|by Joe Leo, Columnist||September 22, 2006|
OPINION: (9.22.06)-- When Apple announced the release of the MacBook back in May, their press release stated that, "...the new MacBook completes Apple's Intel-based portables lineup and replaces both the iBook and the 12-inch PowerBook." Oh, really...??
(Say that last line in the style of Jim Carrey's character from the 1994 smash comedy hit, "Ace Ventura: Pet Detective").
Was Apple's strategy to get rid of, sorry, replace their "flagship" portables-- at least, their true portable line in terms of size and form factor --a good idea? It depends on how you look at the whole picture, and with their decision to replace their 12" line of laptops, they were clearly thinking different.
Apple's "Think Different" advertising campaign back in the late 90s was said to be inspired by a quote from Albert Einstein-- who not unsurprisingly happened to be one of the celebrities/historical figures used in the ad campaign --who once said, "We can't solve problems by using the same kind of thinking we used when we created them."
But only Apple knows how to twist that theory around inside out, sometimes solving problems in fact, by using the parts of that "same kind of thinking" when they created their products. And therein lies the double-edged sword that the Mac maker has used over the years which, lately, has been producing the opposite results.
"Whatcha talkin' 'bout Willis?" (to quote Gary Coleman's character from the NBC television series "Diff'rent Strokes" which ran from 1978-86).
Usually when you replace something, it's because there were some flaws in your product's design, so you take steps to fix it. Or, as the case is with Apple most of the time, you take something that already is a winner, and hack at it a bit (for lack of a better term)-- okay, tweak it --to make it even better than it was before.
And Cupertino has always been good about using both strategies to their advantage, always being in the forefront as the leader in innovation, leaving other companies in the dust (who sometimes even copy Apple's techniques to boost their lack of a "cool" factor). You don't have to convince us Mac users and aficionados of that fact.
Take the iBook for starters. The first iBooks, "clamshell" edition, looked good in terms of its colors, but form factor, size, and weight (not to mention, shape!) were less than desirable for a portable. The only innovative thing about its design, besides its color scheme, was that cool handle on the back of the machine that allowed you to carry your laptop around without a bag.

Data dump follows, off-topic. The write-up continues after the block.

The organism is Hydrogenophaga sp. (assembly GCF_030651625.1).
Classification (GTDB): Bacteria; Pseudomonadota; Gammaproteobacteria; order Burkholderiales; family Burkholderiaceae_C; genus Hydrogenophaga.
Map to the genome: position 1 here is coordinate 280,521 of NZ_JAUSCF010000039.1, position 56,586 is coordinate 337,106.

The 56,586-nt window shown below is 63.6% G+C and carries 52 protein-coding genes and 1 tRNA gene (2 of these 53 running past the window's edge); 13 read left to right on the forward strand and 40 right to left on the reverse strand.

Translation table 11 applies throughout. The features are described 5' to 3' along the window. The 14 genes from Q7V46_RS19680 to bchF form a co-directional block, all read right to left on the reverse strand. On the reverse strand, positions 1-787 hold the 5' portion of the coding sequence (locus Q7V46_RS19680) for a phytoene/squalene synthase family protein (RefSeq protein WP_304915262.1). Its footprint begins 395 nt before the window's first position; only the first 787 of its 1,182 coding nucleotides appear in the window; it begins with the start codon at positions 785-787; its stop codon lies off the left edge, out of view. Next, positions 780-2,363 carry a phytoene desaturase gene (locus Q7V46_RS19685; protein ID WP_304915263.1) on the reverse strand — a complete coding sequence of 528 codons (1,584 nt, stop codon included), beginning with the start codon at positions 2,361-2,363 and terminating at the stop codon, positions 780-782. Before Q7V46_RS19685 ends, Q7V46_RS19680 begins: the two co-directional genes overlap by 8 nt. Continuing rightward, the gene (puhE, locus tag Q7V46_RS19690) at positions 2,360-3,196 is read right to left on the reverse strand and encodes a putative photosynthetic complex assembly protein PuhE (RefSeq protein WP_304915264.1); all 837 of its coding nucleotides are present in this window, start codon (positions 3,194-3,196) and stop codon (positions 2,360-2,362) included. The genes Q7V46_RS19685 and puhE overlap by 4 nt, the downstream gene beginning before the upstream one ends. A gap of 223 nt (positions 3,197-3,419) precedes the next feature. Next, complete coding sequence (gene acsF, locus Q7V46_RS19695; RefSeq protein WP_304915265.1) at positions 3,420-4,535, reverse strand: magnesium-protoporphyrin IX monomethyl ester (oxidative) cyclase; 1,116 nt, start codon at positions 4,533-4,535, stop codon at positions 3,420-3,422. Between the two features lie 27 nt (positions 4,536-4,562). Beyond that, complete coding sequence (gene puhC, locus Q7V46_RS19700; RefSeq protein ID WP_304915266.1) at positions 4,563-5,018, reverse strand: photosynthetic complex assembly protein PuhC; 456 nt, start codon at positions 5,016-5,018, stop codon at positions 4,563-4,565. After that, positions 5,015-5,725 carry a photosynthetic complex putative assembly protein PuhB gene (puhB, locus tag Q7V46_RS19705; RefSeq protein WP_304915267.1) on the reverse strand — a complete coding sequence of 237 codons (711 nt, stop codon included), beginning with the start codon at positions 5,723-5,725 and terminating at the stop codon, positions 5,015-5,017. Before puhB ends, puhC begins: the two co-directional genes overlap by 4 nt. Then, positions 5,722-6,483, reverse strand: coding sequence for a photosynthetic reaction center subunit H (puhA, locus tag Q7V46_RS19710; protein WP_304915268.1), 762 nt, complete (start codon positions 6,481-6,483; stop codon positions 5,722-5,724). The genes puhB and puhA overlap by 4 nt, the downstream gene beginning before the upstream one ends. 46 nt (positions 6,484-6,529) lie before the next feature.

When Apple decided to refresh the line, they redesigned the iBook from the ground up, and turned out a more stylish product that improved upon its failures. The machine shrunk in size, was much sleeker and its shape more refined, making it more like a standard "square" laptop, but in its own definitive and recognized Mac-only design.
The only thing that wasn't hot on the revised model was its easily-scratched polycarbonate casing, and white easy-to-get-dirty, color. As hard as you tried to shield it from scratches and keep it from getting dirty, it was a losing battle.
At least, now users were proud to carry an iBook that you didn't have to, uh, purposely hide in a bag, its former self gaining the reputation of the infamous "toilet-seat" toy laptop. This came from designers trying to copy their own, thank goodness, "candy flavor" iMac look and incorporate it into a laptop design-- innovative, but an eventual failure.
Minor imperfections aside, the revised machine was still popular among its targeted user base, geared toward consumers and students. As cheap as the white plastic casing looked, it was actually tougher than the titanium PowerBook, it was a true portable, and it seemed to be even more popular with pro users who were left feeling just a little (maybe?) jealous because of its size and ultra-portability factor.
Then Apple pulled an iPod, oops, a rabbit out of their hat with the debut of the 12-inch aluminum PowerBook, packing the then top-of-the-line G4 processing power into an even smaller / sleeker / cooler-looking machine and design. The 12" PowerBook was clearly an improvement to the PowerBook line in that it now could classify itself as a true portable.
It also addressed the problem of one major flaw in the original PowerBook G4's design, the flaking paint on the titanium casing. (Let's not forget that the 17-inch aluminum PowerBook G4 was also released, taking the opposite route by creating a portable "desktop computer" for those who needed a desktop's screen real estate).
And what did that new PowerBook look like? an iBook! for crying out loud, but no white plastic to get scratched or dirtied here, nor paint flaking off a titanium casing. It was encased in shiny silver aluminum. With this machine, they clearly based it on an already great design (the 12" iBook), and improved upon it by giving it a tougher case, faster processor, and ultra-compact portability.
Ultra-compact? Yes, because it was even a tad smaller and thinner than the iBook.
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